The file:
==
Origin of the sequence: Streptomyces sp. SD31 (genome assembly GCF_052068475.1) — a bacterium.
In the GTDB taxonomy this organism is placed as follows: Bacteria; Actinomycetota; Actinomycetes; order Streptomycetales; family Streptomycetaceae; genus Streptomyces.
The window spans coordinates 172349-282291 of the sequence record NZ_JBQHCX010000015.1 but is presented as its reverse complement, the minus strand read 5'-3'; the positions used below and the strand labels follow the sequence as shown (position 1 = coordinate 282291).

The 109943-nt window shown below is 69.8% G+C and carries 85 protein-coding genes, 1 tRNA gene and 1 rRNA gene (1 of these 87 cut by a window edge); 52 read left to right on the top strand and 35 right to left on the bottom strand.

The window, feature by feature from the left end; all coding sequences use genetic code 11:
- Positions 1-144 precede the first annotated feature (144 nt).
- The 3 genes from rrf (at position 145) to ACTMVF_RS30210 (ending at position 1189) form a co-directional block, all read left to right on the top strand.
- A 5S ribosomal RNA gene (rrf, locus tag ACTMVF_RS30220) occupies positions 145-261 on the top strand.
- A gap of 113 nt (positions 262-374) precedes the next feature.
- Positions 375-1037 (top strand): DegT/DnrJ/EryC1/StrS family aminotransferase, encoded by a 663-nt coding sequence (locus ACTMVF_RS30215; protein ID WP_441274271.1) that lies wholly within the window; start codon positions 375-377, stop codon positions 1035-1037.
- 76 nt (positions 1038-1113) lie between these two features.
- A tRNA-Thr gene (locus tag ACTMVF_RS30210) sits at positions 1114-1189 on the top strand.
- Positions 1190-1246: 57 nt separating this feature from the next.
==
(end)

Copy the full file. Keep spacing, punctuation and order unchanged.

Origin of the sequence: Streptomyces sp. SD31 (genome assembly GCF_052068475.1) — a bacterium.
In the GTDB taxonomy this organism is placed as follows: Bacteria; Actinomycetota; Actinomycetes; order Streptomycetales; family Streptomycetaceae; genus Streptomyces.
The window spans coordinates 172349-282291 of the sequence record NZ_JBQHCX010000015.1 but is presented as its reverse complement, the minus strand read 5'-3'; the positions used below and the strand labels follow the sequence as shown (position 1 = coordinate 282291).

The 109943-nt window shown below is 69.8% G+C and carries 85 protein-coding genes, 1 tRNA gene and 1 rRNA gene (1 of these 87 cut by a window edge); 52 read left to right on the top strand and 35 right to left on the bottom strand.

The window, feature by feature from the left end; all coding sequences use genetic code 11:
- Positions 1-144 precede the first annotated feature (144 nt).
- The 3 genes from rrf (at position 145) to ACTMVF_RS30210 (ending at position 1189) form a co-directional block, all read left to right on the top strand.
- A 5S ribosomal RNA gene (rrf, locus tag ACTMVF_RS30220) occupies positions 145-261 on the top strand.
- A gap of 113 nt (positions 262-374) precedes the next feature.
- Positions 375-1037 (top strand): DegT/DnrJ/EryC1/StrS family aminotransferase, encoded by a 663-nt coding sequence (locus ACTMVF_RS30215; protein ID WP_441274271.1) that lies wholly within the window; start codon positions 375-377, stop codon positions 1035-1037.
- 76 nt (positions 1038-1113) lie between these two features.
- A tRNA-Thr gene (locus tag ACTMVF_RS30210) sits at positions 1114-1189 on the top strand.
- Positions 1190-1246: 57 nt separating this feature from the next.